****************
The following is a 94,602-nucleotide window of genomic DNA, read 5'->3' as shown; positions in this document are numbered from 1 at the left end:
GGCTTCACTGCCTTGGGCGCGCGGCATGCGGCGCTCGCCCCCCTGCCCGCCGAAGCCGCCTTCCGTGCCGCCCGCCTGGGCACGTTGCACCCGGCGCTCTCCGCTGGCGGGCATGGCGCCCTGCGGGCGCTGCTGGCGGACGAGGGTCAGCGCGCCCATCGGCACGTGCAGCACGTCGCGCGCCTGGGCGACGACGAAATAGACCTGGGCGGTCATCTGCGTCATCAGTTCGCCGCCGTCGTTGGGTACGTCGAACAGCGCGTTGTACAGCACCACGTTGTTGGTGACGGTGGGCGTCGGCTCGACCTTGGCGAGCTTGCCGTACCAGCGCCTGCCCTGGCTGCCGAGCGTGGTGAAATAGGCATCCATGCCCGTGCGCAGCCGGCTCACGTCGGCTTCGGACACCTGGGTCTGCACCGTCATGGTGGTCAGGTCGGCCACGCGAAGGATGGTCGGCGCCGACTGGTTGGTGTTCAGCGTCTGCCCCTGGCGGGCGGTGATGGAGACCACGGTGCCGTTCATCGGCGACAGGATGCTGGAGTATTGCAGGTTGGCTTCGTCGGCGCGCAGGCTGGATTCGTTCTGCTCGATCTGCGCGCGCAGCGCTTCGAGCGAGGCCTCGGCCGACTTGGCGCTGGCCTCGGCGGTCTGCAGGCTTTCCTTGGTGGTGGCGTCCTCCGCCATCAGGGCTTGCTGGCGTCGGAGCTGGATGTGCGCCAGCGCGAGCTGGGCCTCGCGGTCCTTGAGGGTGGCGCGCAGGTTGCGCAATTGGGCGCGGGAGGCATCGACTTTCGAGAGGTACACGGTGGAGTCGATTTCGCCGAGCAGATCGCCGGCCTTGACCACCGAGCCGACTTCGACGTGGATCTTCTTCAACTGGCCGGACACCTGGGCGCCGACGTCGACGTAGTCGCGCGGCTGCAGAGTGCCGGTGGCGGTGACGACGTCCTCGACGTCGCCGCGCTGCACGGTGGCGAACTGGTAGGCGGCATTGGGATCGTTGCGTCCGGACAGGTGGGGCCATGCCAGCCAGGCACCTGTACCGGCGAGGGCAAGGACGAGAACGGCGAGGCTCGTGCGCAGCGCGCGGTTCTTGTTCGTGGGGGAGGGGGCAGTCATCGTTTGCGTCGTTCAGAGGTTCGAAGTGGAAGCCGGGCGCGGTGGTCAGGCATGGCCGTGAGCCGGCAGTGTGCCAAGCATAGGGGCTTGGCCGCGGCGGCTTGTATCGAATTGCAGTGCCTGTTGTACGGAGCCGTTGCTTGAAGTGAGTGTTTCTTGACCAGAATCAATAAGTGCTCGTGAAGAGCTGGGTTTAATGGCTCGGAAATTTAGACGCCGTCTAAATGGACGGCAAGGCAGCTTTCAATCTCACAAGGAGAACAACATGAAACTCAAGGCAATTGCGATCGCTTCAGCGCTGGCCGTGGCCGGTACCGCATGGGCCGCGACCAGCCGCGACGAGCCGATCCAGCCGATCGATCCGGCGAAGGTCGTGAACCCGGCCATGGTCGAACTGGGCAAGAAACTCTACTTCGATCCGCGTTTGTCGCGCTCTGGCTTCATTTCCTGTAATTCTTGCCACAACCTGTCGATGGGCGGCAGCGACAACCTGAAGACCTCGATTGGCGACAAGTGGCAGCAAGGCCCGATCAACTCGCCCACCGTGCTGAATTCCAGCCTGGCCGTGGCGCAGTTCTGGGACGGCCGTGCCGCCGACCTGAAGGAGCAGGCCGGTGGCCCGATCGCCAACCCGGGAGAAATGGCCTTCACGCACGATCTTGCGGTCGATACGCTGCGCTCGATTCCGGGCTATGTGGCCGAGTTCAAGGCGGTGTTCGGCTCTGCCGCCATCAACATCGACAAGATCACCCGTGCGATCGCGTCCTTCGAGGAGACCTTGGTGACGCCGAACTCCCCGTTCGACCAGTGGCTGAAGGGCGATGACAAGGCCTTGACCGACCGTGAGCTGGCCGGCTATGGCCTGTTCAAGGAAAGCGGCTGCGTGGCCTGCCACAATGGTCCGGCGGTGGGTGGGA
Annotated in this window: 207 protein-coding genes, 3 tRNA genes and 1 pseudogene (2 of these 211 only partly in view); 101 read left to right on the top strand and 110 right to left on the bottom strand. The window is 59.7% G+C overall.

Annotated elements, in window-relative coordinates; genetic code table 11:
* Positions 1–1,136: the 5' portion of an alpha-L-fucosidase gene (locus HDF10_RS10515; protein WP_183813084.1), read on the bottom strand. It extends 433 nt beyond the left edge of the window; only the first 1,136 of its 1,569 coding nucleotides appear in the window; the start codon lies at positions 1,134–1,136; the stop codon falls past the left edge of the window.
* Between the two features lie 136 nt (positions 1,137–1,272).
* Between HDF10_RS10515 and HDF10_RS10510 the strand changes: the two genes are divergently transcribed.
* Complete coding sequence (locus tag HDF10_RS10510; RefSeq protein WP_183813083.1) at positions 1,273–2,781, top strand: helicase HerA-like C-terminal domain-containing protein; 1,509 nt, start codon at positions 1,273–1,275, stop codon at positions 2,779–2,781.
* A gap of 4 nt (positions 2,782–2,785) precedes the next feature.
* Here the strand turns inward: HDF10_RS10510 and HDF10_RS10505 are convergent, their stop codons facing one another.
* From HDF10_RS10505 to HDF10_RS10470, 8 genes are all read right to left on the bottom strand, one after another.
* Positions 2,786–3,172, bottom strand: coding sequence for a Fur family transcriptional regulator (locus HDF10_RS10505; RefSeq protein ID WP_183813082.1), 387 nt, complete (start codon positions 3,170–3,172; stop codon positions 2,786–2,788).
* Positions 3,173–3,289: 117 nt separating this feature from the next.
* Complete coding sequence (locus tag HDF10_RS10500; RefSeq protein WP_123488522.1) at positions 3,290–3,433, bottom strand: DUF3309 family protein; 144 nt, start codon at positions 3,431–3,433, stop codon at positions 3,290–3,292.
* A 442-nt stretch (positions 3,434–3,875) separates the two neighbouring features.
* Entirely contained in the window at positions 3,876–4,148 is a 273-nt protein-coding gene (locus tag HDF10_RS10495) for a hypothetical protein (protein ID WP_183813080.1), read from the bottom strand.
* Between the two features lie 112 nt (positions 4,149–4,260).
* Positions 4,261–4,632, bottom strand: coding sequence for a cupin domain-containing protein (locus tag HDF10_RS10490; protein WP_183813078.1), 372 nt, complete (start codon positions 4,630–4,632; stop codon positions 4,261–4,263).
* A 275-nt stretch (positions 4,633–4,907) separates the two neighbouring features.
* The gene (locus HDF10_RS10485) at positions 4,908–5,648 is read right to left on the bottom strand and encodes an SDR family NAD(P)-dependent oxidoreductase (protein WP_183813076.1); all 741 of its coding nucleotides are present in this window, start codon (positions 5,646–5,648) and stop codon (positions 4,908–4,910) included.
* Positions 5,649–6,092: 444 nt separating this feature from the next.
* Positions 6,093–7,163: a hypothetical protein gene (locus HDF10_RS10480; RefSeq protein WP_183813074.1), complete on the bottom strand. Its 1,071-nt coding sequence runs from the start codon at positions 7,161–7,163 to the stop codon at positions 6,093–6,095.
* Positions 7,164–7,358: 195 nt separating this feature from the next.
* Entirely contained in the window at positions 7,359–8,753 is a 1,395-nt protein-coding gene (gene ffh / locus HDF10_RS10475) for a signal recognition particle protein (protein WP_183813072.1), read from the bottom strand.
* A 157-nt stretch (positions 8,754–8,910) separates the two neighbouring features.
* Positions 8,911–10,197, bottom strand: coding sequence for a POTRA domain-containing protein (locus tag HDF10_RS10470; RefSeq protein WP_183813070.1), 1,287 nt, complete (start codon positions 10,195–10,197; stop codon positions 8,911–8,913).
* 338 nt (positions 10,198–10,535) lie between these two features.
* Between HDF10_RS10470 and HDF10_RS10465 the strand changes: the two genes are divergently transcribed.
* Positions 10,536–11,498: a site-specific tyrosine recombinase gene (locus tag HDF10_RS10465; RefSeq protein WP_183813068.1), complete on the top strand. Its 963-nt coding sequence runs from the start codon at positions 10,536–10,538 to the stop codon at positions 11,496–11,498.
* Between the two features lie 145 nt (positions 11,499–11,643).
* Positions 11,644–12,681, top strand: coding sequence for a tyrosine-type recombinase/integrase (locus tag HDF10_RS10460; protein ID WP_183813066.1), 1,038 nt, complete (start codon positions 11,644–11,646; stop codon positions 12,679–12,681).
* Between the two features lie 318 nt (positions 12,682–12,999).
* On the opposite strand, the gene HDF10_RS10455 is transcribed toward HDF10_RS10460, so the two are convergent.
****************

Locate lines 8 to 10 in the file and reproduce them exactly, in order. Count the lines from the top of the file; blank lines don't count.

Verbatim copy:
* Complete coding sequence (locus tag HDF10_RS10510; RefSeq protein WP_183813083.1) at positions 1,273–2,781, top strand: helicase HerA-like C-terminal domain-containing protein; 1,509 nt, start codon at positions 1,273–1,275, stop codon at positions 2,779–2,781.
* A gap of 4 nt (positions 2,782–2,785) precedes the next feature.
* Here the strand turns inward: HDF10_RS10510 and HDF10_RS10505 are convergent, their stop codons facing one another.